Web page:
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I am looking for a small computer (preferably with Linux, but as long as it can be programmed I am happy), that comes in a casing and has at least one RS-232 (9 pin D-SUB) connector and an ethernet port.

Power consumption is not an issue, it will be grid-powered, size and price are important. Also, it is for a commercial application, so availability is also important.

I have found the NanosG20, but I was wondering if that is a good choice, or that others are perhaps available.

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One solution with which I am familiar is to buy an older thin client such as the HP t5740e WES.

This machine is low-power and fairly cheap, but it has your RS-232 and ethernet as required. It also has some other neat perks, like 4gb of internal flash storage (not as fast as a conventional SSD for sustained reads/writes, but should make for a good swap partition or even OS partition, since it is low-power and has good seek times).

The biggest downside here is that it runs on the Atom N280 chip, which is a very low performance single core x86 processor with hyperthreading. A headless or openbox/i3/LXDE-based linux would be the best match for its capabilities, and don't ask it to do to much in the way of running a program. I've run old dosbox games on it just fine, but that's about the limit.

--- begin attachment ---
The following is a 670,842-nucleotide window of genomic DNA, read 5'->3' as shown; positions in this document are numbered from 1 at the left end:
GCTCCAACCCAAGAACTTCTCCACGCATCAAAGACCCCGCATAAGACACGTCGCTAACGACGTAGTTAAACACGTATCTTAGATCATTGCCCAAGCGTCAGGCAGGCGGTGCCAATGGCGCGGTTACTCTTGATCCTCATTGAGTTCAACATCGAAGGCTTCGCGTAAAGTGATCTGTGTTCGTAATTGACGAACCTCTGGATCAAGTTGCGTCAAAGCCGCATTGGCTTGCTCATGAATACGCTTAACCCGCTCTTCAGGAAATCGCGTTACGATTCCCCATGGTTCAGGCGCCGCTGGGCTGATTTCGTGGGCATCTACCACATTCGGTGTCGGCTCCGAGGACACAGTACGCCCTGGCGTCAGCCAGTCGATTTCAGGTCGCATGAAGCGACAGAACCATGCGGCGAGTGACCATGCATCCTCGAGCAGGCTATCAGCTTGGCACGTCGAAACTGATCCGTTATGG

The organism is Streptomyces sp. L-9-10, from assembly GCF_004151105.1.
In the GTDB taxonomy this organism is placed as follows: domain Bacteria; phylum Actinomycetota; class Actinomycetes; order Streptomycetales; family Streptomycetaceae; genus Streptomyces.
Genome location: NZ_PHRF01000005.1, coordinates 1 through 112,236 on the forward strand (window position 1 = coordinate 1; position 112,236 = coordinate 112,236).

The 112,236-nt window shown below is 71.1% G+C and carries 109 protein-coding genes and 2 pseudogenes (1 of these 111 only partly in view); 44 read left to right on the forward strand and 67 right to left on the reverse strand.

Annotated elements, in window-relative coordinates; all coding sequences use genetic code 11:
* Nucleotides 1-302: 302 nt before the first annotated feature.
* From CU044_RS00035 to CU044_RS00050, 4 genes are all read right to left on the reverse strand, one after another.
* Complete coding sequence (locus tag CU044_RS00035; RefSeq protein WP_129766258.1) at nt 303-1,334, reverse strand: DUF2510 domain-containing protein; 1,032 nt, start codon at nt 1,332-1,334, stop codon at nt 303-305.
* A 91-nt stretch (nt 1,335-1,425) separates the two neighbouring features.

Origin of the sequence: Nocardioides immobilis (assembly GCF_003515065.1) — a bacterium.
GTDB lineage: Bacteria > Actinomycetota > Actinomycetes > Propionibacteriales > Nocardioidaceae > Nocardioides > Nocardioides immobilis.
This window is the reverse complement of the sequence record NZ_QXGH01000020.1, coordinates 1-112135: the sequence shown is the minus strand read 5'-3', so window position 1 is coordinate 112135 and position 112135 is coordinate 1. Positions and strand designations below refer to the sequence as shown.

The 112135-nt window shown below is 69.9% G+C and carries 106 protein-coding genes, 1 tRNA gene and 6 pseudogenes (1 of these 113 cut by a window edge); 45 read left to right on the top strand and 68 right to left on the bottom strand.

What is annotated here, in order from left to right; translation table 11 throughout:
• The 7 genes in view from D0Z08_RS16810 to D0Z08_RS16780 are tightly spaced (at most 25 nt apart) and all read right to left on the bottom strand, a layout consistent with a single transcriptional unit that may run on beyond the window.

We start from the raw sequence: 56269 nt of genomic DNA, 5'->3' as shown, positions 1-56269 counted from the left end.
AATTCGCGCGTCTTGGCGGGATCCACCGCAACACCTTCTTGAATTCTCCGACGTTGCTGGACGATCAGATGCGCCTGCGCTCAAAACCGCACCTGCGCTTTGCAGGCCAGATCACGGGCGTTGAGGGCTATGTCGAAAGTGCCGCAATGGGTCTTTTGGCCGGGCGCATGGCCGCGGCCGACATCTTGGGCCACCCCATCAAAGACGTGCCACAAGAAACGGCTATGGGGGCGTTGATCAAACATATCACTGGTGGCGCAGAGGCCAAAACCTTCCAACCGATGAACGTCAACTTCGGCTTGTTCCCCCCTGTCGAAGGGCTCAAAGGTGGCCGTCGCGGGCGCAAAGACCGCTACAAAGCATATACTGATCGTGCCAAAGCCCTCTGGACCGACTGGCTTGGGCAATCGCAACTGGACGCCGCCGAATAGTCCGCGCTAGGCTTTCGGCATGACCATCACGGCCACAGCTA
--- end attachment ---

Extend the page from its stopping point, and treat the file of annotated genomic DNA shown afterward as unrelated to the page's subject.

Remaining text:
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  • I'd personally would go with this one, Mainly because it's a bit more "self-contained". The Intel has a faster overall processor speed and front side bus (a bit more processing capability). I'm also a bit of a stickler for Intel CPUs. – 0-60FPS Sep 3 '16 at 7:23
  • This is a decent choice, but it is for a commercial application, so it could get harder to find "older" thin clients reliably. – Bart Friederichs Sep 4 '16 at 13:25
  • @BartFriederichs please note that you need this for a commercial application in your question. My answer is perfect for your question as it stands, but not as you meant it to be. – Adam Wykes Sep 4 '16 at 22:19
  • @AdamWykes I agree, I updated my question. Still, your solution isn't really small, which is what was in my original question. – Bart Friederichs Sep 5 '16 at 7:34
  • It's pretty small compared to most machines. Did you consider that asking for a "small" computer isn't really giving anyone the sense that you'd be a stickler on the size? If you need a certain dimension just say so. – Adam Wykes Sep 5 '16 at 8:44
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Another possible solution, if you need even less processing power and more cost savings, might be the ALIX.3D2. This is a dev board which supports linux and runs an AMD Geode x86 processor at 500mhz - very low power, very low performance, but also very small and rather inexpensive - though you'll have to source the enclosure and power supply as well, of course.

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